She taught me how to speak truth over myself.

Like most young women, I am by far my worst critic, which is probably why I empathize with The Lipstick Gospel so much (in the beginning, Stephanie can’t seem to find contentment among negative self-talk).  I find countless flaws with my  appearance, I second-guess every other sentence that comes out of my mouth, and I never feel like I quite measure up to the impossible standards society imposes on women.  Though I battle those insecurities every day, I haven’t had to as much since the She Dreams retreat I mentioned earlier.

At the retreat, Stephanie led our group through a friendship small-group guide she had recently published.  One activity in the book involved everyone in the group stating their biggest physical and emotional insecurities out loud, in front of everyone.  Mine were my weight gain brought on by depression and the feeling I often have about living life on the outside, never quite knowing what my niche is or where I fit. While we were sharing these anxieties, everyone simply  listened without refuting them or saying anything.  Then, we all took turns listening to the rest of the group affirm who we truly are outside of those worries and regrets.  Here are the truths that people spoke over me:

“You are adventurous and a role model.  Your story is inspiring, and you should be confident in the journey that you’re on.”

“I just met you, and I feel like you are my little sister.  I love your creativity and your uniqueness. Don’t change!”

“You don’t need to other yourself.  You are special, and you are going to be a mentor and a world changer.”

“You are bold, you go out of your way to find community, and you have something to say.”

“You want more of Jesus and his plan for you.  He has something big on the horizon for you.”

“You are vivacious and exciting, and you are intentional about what you want.”

“Your story is going to give you opportunities to reach people that others cannot reach.”

Re-reading those statements always brings tears to my eyes, including right now, and I’m not    sure I ever could think of myself that way before Stephanie led us through that activity.  Audrey Hepburn once said, “Anyone who gave you confidence… you owe them a lot.”  Stephanie is one of those people I will always be indebted to in that regard.

She reminds me to celebrate life.

My church recently did a series about spiritual connection pathways based on a booked called   Sacred Pathways by Gary Thomas.  This study was all about exploring ways we personally connect to God.  One of my top two results was “enthusiast,” meaning I see God the most in moments of celebration.  At first, that kind of surprised me since other roles like “caregiver” and “activist” don the list.  Yet, with a little investigation, this result shouldn’t surprise anyone.  As I look back on some of the most subliminal, time-stood-still moments of my life, I realize that they took place on dance floors and around the table during good meals… they happened on plane rides to places I’d always dreamed about and in passages of books so well-written that I just wanted to sit in them and rest for a while.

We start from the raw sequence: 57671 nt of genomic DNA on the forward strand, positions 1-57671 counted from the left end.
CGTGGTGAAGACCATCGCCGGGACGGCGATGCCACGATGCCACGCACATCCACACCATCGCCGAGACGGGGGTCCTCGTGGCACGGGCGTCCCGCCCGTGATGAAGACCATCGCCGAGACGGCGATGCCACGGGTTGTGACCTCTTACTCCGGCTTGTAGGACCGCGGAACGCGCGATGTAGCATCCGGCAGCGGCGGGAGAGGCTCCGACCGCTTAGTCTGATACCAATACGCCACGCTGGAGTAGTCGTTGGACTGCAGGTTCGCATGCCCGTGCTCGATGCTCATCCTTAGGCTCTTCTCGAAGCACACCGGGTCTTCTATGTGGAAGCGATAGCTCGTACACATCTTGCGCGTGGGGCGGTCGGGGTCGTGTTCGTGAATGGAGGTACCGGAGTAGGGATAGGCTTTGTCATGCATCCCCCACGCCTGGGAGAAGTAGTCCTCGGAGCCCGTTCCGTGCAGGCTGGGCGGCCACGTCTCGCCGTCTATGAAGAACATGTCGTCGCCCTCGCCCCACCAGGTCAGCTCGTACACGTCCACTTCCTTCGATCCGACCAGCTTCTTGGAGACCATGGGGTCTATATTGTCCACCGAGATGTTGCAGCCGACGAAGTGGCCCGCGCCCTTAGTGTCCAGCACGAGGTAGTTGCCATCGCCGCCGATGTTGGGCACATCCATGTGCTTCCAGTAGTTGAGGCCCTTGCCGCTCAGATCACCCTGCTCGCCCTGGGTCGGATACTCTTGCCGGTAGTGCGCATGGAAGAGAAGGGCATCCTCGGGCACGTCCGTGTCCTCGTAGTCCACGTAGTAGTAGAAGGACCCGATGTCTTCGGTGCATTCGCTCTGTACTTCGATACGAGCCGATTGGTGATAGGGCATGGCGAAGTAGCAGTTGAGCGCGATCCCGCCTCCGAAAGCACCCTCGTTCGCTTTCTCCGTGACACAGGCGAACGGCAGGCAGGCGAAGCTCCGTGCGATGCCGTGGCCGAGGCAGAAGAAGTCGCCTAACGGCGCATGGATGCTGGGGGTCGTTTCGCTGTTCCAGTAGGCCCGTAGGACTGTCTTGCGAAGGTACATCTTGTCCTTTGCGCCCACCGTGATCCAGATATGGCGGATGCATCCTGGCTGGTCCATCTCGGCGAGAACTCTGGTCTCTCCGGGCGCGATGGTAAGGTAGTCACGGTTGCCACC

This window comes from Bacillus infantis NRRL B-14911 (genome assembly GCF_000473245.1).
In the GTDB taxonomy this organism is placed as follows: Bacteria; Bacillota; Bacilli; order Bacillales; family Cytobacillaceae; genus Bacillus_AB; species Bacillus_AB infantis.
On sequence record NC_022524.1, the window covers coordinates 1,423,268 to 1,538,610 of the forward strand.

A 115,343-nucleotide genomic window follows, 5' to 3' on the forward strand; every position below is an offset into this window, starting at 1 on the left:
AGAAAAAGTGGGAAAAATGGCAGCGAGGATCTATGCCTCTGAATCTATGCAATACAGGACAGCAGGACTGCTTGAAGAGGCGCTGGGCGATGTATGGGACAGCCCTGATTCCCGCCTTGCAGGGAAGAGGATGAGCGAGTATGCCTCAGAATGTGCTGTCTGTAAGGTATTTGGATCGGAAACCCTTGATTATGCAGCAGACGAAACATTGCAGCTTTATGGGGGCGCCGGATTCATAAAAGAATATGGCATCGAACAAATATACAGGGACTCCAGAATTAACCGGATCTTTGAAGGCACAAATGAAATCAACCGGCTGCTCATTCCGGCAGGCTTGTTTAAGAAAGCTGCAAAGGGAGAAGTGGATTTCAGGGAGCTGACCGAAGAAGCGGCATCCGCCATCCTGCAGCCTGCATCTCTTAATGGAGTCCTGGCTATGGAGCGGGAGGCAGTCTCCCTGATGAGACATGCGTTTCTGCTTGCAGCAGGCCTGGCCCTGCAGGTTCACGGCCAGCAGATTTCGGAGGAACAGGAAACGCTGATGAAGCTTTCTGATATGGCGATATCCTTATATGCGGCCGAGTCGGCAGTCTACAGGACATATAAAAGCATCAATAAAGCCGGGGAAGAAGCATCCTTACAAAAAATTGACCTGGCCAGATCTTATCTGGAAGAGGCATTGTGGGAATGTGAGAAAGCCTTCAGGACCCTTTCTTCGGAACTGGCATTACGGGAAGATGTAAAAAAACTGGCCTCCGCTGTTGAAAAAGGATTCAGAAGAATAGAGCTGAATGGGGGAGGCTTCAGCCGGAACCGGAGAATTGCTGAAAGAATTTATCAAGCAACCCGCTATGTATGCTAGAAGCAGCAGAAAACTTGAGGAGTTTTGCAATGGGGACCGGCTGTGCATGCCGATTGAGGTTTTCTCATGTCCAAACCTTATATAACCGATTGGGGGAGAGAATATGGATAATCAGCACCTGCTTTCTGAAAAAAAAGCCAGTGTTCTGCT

Stephanie is one of the biggest enthusiasts and celebrators I have ever met, so much so that she encourages her readers to pop open a bottle of champagne on a Tuesday just because. Revisiting The Lipstick Gospel or reading her blog are always great reminders to celebrate the messy, wonderful gift that is life even on the most difficult or mundane days (if I’m being honest, I hate Tuesdays exceptionally more than I hate Mondays, and even an enthusiast like me finds the mundane hard to enjoy at times).

She taught me that God is a God of incredible surprises.

I have been excited about The Lipstick Gospel Devotional and The Lipstick Gospel Prayer Journal ever since I heard about them and joined the launch team for their debut. I know that God will use them to move mountains in the lives of the women who read them, and I am ecstatic to begin them myself.  I don’t know what God has planned for me or the other women who will purchase the books, but I have a feeling it is even better than anything we could imagine.  That vision reminds me of the bible verse that is emblematic of The Lipstick Gospel, a verse I want to define my life:

“Look at the nations and watch– and be utterly amazed.  For I am going to do something in your days that you would not believe, even if you were told.”  — Habakkuk 1:5

If you are interest in purchasing The Lipstick Gospel Devotional, The Lipstick Gospel Prayer Journal, or Stephanie’s memoir, The Lipstick Gospel, you can do so at smaywilsonshop.com.  I would recommend doing so, because they will take you on an incredible journey whether you identify as a Christian or not, and Stephanie will be your biggest cheerleader, always in your corner rooting for you.